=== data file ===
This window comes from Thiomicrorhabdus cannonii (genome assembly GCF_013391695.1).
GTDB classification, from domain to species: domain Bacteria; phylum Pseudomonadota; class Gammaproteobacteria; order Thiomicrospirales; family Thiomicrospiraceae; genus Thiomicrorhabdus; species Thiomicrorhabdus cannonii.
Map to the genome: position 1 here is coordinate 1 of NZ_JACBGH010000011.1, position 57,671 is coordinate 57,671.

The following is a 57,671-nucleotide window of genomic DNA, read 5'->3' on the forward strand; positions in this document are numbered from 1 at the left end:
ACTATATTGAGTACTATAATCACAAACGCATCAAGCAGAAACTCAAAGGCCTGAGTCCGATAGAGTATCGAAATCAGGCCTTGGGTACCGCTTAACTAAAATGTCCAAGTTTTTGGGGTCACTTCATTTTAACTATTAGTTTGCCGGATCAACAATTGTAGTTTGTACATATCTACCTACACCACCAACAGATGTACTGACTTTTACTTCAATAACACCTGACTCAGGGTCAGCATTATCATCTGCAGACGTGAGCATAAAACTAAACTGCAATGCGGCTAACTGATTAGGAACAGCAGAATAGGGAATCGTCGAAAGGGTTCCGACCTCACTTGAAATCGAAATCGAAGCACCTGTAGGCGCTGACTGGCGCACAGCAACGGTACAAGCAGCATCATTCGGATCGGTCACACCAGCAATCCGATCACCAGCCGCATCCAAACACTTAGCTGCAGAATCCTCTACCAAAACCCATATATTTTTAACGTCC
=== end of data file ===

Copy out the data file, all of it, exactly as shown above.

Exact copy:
This window comes from Thiomicrorhabdus cannonii (genome assembly GCF_013391695.1).
GTDB classification, from domain to species: domain Bacteria; phylum Pseudomonadota; class Gammaproteobacteria; order Thiomicrospirales; family Thiomicrospiraceae; genus Thiomicrorhabdus; species Thiomicrorhabdus cannonii.
Map to the genome: position 1 here is coordinate 1 of NZ_JACBGH010000011.1, position 57,671 is coordinate 57,671.

The following is a 57,671-nucleotide window of genomic DNA, read 5'->3' on the forward strand; positions in this document are numbered from 1 at the left end:
ACTATATTGAGTACTATAATCACAAACGCATCAAGCAGAAACTCAAAGGCCTGAGTCCGATAGAGTATCGAAATCAGGCCTTGGGTACCGCTTAACTAAAATGTCCAAGTTTTTGGGGTCACTTCATTTTAACTATTAGTTTGCCGGATCAACAATTGTAGTTTGTACATATCTACCTACACCACCAACAGATGTACTGACTTTTACTTCAATAACACCTGACTCAGGGTCAGCATTATCATCTGCAGACGTGAGCATAAAACTAAACTGCAATGCGGCTAACTGATTAGGAACAGCAGAATAGGGAATCGTCGAAAGGGTTCCGACCTCACTTGAAATCGAAATCGAAGCACCTGTAGGCGCTGACTGGCGCACAGCAACGGTACAAGCAGCATCATTCGGATCGGTCACACCAGCAATCCGATCACCAGCCGCATCCAAACACTTAGCTGCAGAATCCTCTACCAAAACCCATATATTTTTAACGTCC